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Ord.-Where was I ?
Isd.--He, of whom you tell the tale-

Ord.-Surveying all things with a quiet scorn,
Tam'd himself down to living purposes,
The occupations and the semblances

Of ordinary men-and such he seem'd. To this heartless suspicion and contempt of all men, he unites a certain degree of generosity and honour; and when he finds Isidore armed and prepared to meet him, be joyfully exclaims:

• Now this is excellent, and warms the blood !
My heart was drawing back; drawing me back
With weak and womanish scruples. Now my vengeance
Beckons me onwards with a warrior's mien,
And claims that life, my pity robb'd her of.-
Now will I kill thee, thankless slave, and count it

Among my comfortable thoughts hereafter.' He strikes us as bearing in many points a strong resemblance to the murderer of the lamented Perceval ; in his moral madness framing a new code of action, in which he is self-constituted judge and executioner, and by which the most dreadful acts of vengeance stand justified of guilt; feeling indeed at times the tortures of unperverted conscience, yet neither terrified nor subdued and angry, at the weaknesses of a nature, which he deems unworthy of him.

We have endeavoured to give our readers some idea of Ordonio; but we pass over the remainder of the charaeters, because they are either slightly drawn, or are in themselves rather interesting and amiable, than strongly marked or original. But we do not consider this as a defect in the composition of the play. No scene, to be natural, should be exclusively filled with prominent characters ; indeed these are qualities which may be said to exist only by comparison, and certainly cannot have their due effect, unless they are relieved by contrast.

To the merits of incident and character, we have to add the charm of a rich and glowing poetry. Indeed in all that Mr. Coleridge writes are to be observed a loftiness and purity of sen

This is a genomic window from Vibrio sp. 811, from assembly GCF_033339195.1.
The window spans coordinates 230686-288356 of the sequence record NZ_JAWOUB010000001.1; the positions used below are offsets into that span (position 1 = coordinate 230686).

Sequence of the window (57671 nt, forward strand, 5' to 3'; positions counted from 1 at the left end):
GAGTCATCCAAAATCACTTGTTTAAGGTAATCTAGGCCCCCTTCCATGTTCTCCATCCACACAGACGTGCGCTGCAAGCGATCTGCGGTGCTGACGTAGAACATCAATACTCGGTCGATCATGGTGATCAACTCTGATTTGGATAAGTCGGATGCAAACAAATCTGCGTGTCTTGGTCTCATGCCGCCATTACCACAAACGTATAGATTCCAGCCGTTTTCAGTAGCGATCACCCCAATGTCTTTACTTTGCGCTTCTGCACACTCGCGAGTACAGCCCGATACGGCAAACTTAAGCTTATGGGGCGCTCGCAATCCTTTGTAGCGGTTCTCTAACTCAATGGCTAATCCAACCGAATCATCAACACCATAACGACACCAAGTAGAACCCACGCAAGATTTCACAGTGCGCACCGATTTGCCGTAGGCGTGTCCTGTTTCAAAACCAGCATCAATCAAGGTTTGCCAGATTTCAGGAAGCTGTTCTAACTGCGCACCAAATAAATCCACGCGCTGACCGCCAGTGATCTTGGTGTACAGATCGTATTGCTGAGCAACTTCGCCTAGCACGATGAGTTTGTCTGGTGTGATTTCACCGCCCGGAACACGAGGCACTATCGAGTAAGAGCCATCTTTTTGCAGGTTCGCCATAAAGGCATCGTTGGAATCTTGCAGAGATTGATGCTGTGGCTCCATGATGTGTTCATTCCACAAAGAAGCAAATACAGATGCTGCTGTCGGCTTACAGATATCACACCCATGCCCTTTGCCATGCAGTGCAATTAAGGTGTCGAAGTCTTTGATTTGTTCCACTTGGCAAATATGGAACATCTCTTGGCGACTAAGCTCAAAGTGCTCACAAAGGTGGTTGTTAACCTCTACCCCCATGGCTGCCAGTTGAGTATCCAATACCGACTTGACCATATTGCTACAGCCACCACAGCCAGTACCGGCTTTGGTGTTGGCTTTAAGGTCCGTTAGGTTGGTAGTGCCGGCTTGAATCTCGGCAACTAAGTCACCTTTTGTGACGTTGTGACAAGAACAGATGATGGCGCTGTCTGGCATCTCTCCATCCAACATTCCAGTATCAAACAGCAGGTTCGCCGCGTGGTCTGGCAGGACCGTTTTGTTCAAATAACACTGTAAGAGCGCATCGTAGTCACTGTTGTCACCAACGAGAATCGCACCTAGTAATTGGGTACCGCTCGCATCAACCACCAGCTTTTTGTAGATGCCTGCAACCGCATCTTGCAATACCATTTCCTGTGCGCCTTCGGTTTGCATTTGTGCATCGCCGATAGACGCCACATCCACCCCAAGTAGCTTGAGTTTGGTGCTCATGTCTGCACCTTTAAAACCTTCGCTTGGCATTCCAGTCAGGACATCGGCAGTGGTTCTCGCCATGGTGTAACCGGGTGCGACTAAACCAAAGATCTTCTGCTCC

a timent, a picturesque conception of imagery, and a luxuriance of fancy, which make us regret that he has so much abused his endowments. The following description is highly poetical:

The morning of the day of our departure
We were alone: the purple hue of dawn
Fell from the kindling east aslant upon us,
And blending with the blushes on her cheek,
Suffus'd the tear-drops there with rosy light;


There seem'd a glory round us, and Teresë

re The angel of the vision. There is something of uncommon richness and wildness of fancy in the following speech of Teresa :

6 There are woes
III barter'd for the garishness of joy.
If it be wretched with an untir'd eye,
To watch those skiey tints, and this green acean;
Or in the sultry hour, beneath some rock,
My hair dishevelled by the pleasant sea-breeze,
To shape sweet visions, and live o'er again
All past hours of delight. If it be wretched
To watch some bark, and fancy Alvar there,
To go through each minutest circumstance
Of the blest meeting, and to frame adventures
Most terrible and strange, and hear him tell them;
And if indeed it be a wretched thing
To trick out mine own death-bed, and imagine
That I had died, died just ere his return!
Then see him listening to my constancy,
Or hover round, as he at midnight oft
Sits on my grave, and gazes at the moon;